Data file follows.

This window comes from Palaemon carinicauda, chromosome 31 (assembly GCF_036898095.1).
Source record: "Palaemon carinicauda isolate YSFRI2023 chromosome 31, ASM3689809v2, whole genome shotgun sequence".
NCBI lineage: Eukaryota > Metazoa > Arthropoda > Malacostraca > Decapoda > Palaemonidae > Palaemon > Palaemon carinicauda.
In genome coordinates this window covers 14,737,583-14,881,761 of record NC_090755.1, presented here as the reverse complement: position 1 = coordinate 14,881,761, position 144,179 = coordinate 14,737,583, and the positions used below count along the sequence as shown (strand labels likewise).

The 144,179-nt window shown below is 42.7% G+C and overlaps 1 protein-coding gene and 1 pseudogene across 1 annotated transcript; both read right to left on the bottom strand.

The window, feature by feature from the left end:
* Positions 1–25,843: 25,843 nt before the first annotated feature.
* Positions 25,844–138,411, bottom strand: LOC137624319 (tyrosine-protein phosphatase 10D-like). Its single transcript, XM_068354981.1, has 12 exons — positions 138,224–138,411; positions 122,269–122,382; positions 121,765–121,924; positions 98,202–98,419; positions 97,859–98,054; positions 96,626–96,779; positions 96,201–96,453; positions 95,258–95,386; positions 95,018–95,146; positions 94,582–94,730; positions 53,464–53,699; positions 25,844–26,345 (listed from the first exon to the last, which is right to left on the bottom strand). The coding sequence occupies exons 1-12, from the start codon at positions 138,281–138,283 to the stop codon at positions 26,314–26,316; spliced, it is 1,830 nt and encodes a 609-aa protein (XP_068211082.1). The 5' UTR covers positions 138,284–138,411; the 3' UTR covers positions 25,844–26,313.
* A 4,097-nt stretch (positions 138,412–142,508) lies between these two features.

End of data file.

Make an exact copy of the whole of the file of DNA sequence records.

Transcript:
This window comes from Palaemon carinicauda, chromosome 31 (assembly GCF_036898095.1).
Source record: "Palaemon carinicauda isolate YSFRI2023 chromosome 31, ASM3689809v2, whole genome shotgun sequence".
NCBI lineage: Eukaryota > Metazoa > Arthropoda > Malacostraca > Decapoda > Palaemonidae > Palaemon > Palaemon carinicauda.
In genome coordinates this window covers 14,737,583-14,881,761 of record NC_090755.1, presented here as the reverse complement: position 1 = coordinate 14,881,761, position 144,179 = coordinate 14,737,583, and the positions used below count along the sequence as shown (strand labels likewise).

The 144,179-nt window shown below is 42.7% G+C and overlaps 1 protein-coding gene and 1 pseudogene across 1 annotated transcript; both read right to left on the bottom strand.

The window, feature by feature from the left end:
* Positions 1–25,843: 25,843 nt before the first annotated feature.
* Positions 25,844–138,411, bottom strand: LOC137624319 (tyrosine-protein phosphatase 10D-like). Its single transcript, XM_068354981.1, has 12 exons — positions 138,224–138,411; positions 122,269–122,382; positions 121,765–121,924; positions 98,202–98,419; positions 97,859–98,054; positions 96,626–96,779; positions 96,201–96,453; positions 95,258–95,386; positions 95,018–95,146; positions 94,582–94,730; positions 53,464–53,699; positions 25,844–26,345 (listed from the first exon to the last, which is right to left on the bottom strand). The coding sequence occupies exons 1-12, from the start codon at positions 138,281–138,283 to the stop codon at positions 26,314–26,316; spliced, it is 1,830 nt and encodes a 609-aa protein (XP_068211082.1). The 5' UTR covers positions 138,284–138,411; the 3' UTR covers positions 25,844–26,313.
* A 4,097-nt stretch (positions 138,412–142,508) lies between these two features.